So it was just me and the hybrids out there on the course now while "Princess" and I finished our 2nd loop. I never thought once to bag the race, because of something that Hombre said the day before while he was in T2. I asked him how he was doing. I just wanted a "thumbs up" or "thumbs down"... would have settled for a "neutral thumb" too. I knew something wasn't completely right and that all was not 100%. All he said was "It's manageable."
I thought, this WAS manageable. If this happened during my Ironman race one day, would I quit? Heck no!
I finished the 2nd loop, headed into T2 and out on the run. I admit I was still a bit angry, and we all now think anger is my motivation. I finally saw Amy on the course! Someone I could vent to! Blurted out some inappropriate language referring to the SAG services, then immediately apologized to everyone around Amy. Threw my water bottle down and kept running.
Anyone who knows me, knows that running is not a strength of mine. I try, and I have improved, but my running is just a means to the Finish. I felt good though. Even though I knew I had completely missed out on placing, losing 40 minutes on the bike, I realized I could have my best 5k run... at a tri, or solo 5k ever! On my run I saw women who reminded me of me when I started my first tri 100+lbs. ago. I was grateful for what I am now able to do and it brought me to a more positive place in my head. I encouraged everyone out there and really had a good time. These were the folks who were really going to work hard for their finish.
I did Finish with my best 5K ever and negative split my run; I didn't finish last either. Yeah, I was a little happy.
I was still ticked at SAG though. Haha!
I crossed the Finish all happy-pretty. Evidently they ran out of medals right after I got mine. I remembered those athletes still out there and what my first medal meant to me, and I gave it back so they could give it to someone else after me. To my surprise they gave me a Redman tech shirt to replace the medal. Sweet. I sat and waited, watching the later finishers and congratulating them :)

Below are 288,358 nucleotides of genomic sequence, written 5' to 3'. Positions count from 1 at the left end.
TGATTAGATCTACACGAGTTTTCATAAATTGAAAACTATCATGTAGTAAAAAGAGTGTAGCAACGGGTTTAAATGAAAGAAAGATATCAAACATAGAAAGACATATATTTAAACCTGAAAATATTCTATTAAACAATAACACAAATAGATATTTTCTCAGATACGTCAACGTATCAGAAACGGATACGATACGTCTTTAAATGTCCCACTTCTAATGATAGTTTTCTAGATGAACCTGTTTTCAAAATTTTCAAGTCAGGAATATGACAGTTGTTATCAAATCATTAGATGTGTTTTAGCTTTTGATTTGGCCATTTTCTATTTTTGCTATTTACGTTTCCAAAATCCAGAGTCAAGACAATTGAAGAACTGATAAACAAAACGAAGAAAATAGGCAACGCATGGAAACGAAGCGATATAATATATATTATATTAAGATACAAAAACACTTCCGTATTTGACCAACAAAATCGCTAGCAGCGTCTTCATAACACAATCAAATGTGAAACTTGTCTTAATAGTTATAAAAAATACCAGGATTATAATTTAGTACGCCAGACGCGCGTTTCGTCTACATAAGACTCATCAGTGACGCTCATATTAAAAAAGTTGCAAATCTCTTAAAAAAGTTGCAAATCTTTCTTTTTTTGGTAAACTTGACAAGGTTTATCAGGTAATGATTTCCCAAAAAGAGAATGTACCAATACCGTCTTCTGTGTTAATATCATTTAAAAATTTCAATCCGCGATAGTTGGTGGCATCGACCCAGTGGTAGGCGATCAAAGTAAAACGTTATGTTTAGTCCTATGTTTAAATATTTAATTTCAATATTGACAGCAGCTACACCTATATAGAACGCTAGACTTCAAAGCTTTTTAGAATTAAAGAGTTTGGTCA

Every race, good or bad, teaches you something you should remember. The biggest loss of the day is missing that lesson.
And yeah, while I know it might seem over-the-top to write a race report about a Sprint tri, I learned a ton that day. The most valuable lessons don't always come with the most perfectly executed races. The most valuable races are the ones where you have to be flexible and manage adversity.
Anyone up for a Swim, Bike, Walk-up-hill, Run, Bike, Run Crazy Brick?
I am a 44 years young, full-time working Wife, Mom, sometime student, gastric bypass post-op and unlikely triathlete aspiring to one day becoming an Ironman. Like everyone, I face challenges balancing training and family life, but also have some medical challenges including Hypothyroidism and Hyperprolactinemia, which make for some extra "fun" but are never an excuse. I truly believe we only regret the things we DIDN'T do 20 years ago. So this blog is about me getting busy doing what I don't want to regret not having done! "Go Mommy go!" isn't just what I hear from the sidelines on race day... for me it's my daily life mantra!